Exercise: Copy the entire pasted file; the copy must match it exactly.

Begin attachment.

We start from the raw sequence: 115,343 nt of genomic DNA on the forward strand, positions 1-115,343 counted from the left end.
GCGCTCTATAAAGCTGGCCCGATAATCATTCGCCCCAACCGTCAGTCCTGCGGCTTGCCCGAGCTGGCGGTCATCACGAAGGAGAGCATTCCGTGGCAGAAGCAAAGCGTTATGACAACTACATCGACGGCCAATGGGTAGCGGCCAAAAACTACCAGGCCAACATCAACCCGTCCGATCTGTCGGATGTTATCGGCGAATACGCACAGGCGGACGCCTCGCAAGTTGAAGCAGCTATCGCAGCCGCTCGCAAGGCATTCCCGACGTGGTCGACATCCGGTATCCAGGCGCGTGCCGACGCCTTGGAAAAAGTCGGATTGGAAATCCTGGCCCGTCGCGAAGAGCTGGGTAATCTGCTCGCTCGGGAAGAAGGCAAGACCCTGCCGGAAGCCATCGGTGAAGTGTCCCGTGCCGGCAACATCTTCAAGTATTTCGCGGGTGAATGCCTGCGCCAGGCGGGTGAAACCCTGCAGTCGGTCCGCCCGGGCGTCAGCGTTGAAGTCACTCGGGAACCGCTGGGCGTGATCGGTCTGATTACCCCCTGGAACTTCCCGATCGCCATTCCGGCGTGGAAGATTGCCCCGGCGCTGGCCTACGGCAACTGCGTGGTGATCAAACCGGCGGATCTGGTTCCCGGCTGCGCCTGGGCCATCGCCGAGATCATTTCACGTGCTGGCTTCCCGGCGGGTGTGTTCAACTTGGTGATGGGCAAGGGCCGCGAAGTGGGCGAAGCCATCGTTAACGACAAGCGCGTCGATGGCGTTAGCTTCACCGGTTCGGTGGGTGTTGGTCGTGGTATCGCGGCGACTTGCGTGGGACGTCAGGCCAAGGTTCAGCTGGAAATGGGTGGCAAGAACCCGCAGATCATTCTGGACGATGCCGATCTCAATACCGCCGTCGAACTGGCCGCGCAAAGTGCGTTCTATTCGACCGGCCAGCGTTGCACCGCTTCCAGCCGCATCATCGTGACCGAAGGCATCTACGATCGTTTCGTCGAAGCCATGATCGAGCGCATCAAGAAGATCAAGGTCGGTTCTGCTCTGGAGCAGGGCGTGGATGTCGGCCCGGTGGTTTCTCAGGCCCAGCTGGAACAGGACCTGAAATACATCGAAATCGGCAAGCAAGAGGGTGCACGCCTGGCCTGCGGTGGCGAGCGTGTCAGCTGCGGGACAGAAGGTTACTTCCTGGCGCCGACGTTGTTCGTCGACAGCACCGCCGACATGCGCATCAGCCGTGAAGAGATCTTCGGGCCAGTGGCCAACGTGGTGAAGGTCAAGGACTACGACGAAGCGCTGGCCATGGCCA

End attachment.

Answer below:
We start from the raw sequence: 115,343 nt of genomic DNA on the forward strand, positions 1-115,343 counted from the left end.
GCGCTCTATAAAGCTGGCCCGATAATCATTCGCCCCAACCGTCAGTCCTGCGGCTTGCCCGAGCTGGCGGTCATCACGAAGGAGAGCATTCCGTGGCAGAAGCAAAGCGTTATGACAACTACATCGACGGCCAATGGGTAGCGGCCAAAAACTACCAGGCCAACATCAACCCGTCCGATCTGTCGGATGTTATCGGCGAATACGCACAGGCGGACGCCTCGCAAGTTGAAGCAGCTATCGCAGCCGCTCGCAAGGCATTCCCGACGTGGTCGACATCCGGTATCCAGGCGCGTGCCGACGCCTTGGAAAAAGTCGGATTGGAAATCCTGGCCCGTCGCGAAGAGCTGGGTAATCTGCTCGCTCGGGAAGAAGGCAAGACCCTGCCGGAAGCCATCGGTGAAGTGTCCCGTGCCGGCAACATCTTCAAGTATTTCGCGGGTGAATGCCTGCGCCAGGCGGGTGAAACCCTGCAGTCGGTCCGCCCGGGCGTCAGCGTTGAAGTCACTCGGGAACCGCTGGGCGTGATCGGTCTGATTACCCCCTGGAACTTCCCGATCGCCATTCCGGCGTGGAAGATTGCCCCGGCGCTGGCCTACGGCAACTGCGTGGTGATCAAACCGGCGGATCTGGTTCCCGGCTGCGCCTGGGCCATCGCCGAGATCATTTCACGTGCTGGCTTCCCGGCGGGTGTGTTCAACTTGGTGATGGGCAAGGGCCGCGAAGTGGGCGAAGCCATCGTTAACGACAAGCGCGTCGATGGCGTTAGCTTCACCGGTTCGGTGGGTGTTGGTCGTGGTATCGCGGCGACTTGCGTGGGACGTCAGGCCAAGGTTCAGCTGGAAATGGGTGGCAAGAACCCGCAGATCATTCTGGACGATGCCGATCTCAATACCGCCGTCGAACTGGCCGCGCAAAGTGCGTTCTATTCGACCGGCCAGCGTTGCACCGCTTCCAGCCGCATCATCGTGACCGAAGGCATCTACGATCGTTTCGTCGAAGCCATGATCGAGCGCATCAAGAAGATCAAGGTCGGTTCTGCTCTGGAGCAGGGCGTGGATGTCGGCCCGGTGGTTTCTCAGGCCCAGCTGGAACAGGACCTGAAATACATCGAAATCGGCAAGCAAGAGGGTGCACGCCTGGCCTGCGGTGGCGAGCGTGTCAGCTGCGGGACAGAAGGTTACTTCCTGGCGCCGACGTTGTTCGTCGACAGCACCGCCGACATGCGCATCAGCCGTGAAGAGATCTTCGGGCCAGTGGCCAACGTGGTGAAGGTCAAGGACTACGACGAAGCGCTGGCCATGGCCA